George Street Closed Due to Partial Collapse of Historic Building

NEW BRUNSWICK, NJ—Bricks reportedly came tumbling from the top of an eight-story building at about 5:30 this morning, prompting the police to close one block of George Street for the past twelve hours.

The Chase bank branch in the building was closed, and the bank is directing people to other branches. One worker named Elizabeth told New Brunswick Today that no one was hurt.

Harvest Moon, a brewpub located next door, was forced to close for the day as a result of the collapse.  Their building, owned by the same developer, appeared to suffer minor damage from the falling bricks.

NJ.com quotes a policeman as saying, "Part of a building – siding – came off; we don't want people walking around down there."

The city announced the road closure at 9:02 this morning on their Facebook page, without disclosing the reason for it.  After New Brunswick Today asked why the city did not use its Nixle emergency alert system, city police issued an alert at 12:37 pm, six hours after the incident.

"George Street (between Albany Street and Church Street) will be closed due to a partial building collapse, Work crews are on scene and hope to have George Street open later this afternoon," read the alert.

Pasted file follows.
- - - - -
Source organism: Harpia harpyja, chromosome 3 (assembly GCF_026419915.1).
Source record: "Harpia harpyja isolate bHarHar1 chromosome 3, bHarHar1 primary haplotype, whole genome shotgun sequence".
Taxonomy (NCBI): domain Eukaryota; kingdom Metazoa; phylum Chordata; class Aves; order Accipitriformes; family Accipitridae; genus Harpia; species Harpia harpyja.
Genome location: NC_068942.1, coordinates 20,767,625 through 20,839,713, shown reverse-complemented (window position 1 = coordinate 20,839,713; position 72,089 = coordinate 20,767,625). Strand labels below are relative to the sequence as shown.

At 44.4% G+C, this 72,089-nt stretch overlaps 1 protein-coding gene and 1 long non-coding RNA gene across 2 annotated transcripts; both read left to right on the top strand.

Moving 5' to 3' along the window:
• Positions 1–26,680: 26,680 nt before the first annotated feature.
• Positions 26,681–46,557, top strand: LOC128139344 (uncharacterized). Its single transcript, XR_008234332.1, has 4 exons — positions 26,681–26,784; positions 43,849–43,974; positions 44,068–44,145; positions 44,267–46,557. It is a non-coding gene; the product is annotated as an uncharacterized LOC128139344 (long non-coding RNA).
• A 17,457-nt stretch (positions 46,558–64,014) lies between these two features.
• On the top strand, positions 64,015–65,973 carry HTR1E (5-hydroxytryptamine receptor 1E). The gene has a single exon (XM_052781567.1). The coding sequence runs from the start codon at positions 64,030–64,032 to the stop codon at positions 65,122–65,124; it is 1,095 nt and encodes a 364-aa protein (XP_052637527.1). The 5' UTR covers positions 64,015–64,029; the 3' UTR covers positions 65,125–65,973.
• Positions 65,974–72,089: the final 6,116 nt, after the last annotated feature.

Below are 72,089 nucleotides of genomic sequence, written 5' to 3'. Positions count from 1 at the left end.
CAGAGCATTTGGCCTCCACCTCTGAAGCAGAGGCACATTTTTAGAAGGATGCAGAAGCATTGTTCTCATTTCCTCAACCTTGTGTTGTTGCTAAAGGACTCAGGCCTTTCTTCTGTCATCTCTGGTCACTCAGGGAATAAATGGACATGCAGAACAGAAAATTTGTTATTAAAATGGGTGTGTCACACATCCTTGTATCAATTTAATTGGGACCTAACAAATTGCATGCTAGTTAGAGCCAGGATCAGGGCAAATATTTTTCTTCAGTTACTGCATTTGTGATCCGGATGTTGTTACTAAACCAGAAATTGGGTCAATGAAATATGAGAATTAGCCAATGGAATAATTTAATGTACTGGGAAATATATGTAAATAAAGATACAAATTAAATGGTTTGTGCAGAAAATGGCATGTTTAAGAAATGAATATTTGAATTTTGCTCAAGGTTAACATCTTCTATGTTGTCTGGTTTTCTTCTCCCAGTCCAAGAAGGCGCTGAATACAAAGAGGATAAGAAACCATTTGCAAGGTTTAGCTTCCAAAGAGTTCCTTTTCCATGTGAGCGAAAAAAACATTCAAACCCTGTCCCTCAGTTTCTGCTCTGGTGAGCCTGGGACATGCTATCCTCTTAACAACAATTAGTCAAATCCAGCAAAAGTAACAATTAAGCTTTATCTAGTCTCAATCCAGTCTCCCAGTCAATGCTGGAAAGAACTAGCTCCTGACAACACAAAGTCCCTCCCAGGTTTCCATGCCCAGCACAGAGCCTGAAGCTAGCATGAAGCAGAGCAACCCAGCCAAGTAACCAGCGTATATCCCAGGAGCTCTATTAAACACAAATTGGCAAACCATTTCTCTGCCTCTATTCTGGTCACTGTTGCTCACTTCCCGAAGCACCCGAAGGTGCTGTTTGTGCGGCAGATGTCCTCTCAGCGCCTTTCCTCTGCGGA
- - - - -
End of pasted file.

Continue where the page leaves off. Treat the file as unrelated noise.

As of 3:30pm the street was still closed as a crew worked to set up scaffolding in case more of the building collapses.

The historic building at 390 George Street is eight stories tall and was built in 1908, according to Emporis.  Originally it was one of the tallest buildings in the city and the home to the National Bank of New Jersey, which left the downtown area in the 1970's.

Currently, the building is owned by notorious developer Omar Boraie.  According to Boraie Development's website, the building has 60,000 square feet of renovated office space.

Among the building's tenants are the Middlesex County Board of Taxation and the Rutgers University School of Social Work.

 

Reporter at New Brunswick Today

Richard researched transportation, land use, history, and other topics. Investigated site plans. Attended public meetings (planning board, zoning board, parking authority board of directors, City Council) to record and help determine what was discussed. Analyzed blueprints and site plans to determine what land uses sites would be put to. Photographed sites that would be affected by proposed projects, as well as sites involved in news events. Employed Sketchup CAD to visualize new land uses, such as buildings and structures. Critiqued and wrote articles in fast-paced work environment, writing before deadlines. Made judgments as to what constituted proper material to include in articles. Created a zoning map; am working on ways to show it to the public. Consulted vintage maps to determine historic land uses.